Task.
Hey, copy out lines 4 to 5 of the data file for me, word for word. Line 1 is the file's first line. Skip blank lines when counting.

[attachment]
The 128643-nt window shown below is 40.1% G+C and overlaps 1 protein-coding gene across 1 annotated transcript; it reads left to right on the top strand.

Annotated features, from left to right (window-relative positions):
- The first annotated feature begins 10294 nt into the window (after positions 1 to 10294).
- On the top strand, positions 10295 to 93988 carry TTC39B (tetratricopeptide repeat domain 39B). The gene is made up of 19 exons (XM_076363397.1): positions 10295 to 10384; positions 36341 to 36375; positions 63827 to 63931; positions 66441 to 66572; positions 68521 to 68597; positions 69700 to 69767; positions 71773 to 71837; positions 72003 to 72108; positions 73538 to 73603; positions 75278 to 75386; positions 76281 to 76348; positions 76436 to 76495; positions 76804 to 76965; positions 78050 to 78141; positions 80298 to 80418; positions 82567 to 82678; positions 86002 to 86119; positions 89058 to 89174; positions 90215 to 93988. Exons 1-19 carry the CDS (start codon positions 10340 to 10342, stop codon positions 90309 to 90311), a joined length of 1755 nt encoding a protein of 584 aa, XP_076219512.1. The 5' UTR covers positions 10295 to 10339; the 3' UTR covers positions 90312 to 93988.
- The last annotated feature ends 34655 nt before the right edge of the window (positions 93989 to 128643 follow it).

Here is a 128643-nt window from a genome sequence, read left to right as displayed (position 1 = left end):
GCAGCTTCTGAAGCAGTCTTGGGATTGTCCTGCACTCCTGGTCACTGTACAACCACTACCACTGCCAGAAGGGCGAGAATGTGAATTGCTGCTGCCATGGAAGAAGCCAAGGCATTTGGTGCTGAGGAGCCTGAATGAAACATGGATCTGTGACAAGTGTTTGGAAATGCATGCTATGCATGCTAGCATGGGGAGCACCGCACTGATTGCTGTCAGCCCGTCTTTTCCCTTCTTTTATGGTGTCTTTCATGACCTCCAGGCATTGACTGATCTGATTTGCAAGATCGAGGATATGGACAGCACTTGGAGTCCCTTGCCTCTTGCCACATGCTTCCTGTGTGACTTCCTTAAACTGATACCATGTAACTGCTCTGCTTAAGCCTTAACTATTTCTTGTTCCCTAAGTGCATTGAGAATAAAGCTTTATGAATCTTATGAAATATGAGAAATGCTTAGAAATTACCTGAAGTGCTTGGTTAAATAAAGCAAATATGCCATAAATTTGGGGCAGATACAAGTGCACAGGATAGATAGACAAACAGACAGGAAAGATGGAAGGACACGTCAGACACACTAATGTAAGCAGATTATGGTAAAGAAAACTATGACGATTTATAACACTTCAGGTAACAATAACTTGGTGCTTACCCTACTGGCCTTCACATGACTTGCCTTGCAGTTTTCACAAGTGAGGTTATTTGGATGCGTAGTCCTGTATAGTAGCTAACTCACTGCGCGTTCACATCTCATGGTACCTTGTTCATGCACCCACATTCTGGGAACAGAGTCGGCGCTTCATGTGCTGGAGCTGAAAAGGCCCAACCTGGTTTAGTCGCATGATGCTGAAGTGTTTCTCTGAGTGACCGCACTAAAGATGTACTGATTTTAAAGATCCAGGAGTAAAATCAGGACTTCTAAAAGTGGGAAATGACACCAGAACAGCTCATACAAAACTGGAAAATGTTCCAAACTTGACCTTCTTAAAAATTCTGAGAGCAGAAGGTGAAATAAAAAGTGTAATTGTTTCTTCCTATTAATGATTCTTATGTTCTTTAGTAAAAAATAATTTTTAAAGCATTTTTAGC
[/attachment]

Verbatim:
- On the top strand, positions 10295 to 93988 carry TTC39B (tetratricopeptide repeat domain 39B). The gene is made up of 19 exons (XM_076363397.1): positions 10295 to 10384; positions 36341 to 36375; positions 63827 to 63931; positions 66441 to 66572; positions 68521 to 68597; positions 69700 to 69767; positions 71773 to 71837; positions 72003 to 72108; positions 73538 to 73603; positions 75278 to 75386; positions 76281 to 76348; positions 76436 to 76495; positions 76804 to 76965; positions 78050 to 78141; positions 80298 to 80418; positions 82567 to 82678; positions 86002 to 86119; positions 89058 to 89174; positions 90215 to 93988. Exons 1-19 carry the CDS (start codon positions 10340 to 10342, stop codon positions 90309 to 90311), a joined length of 1755 nt encoding a protein of 584 aa, XP_076219512.1. The 5' UTR covers positions 10295 to 10339; the 3' UTR covers positions 90312 to 93988.
- The last annotated feature ends 34655 nt before the right edge of the window (positions 93989 to 128643 follow it).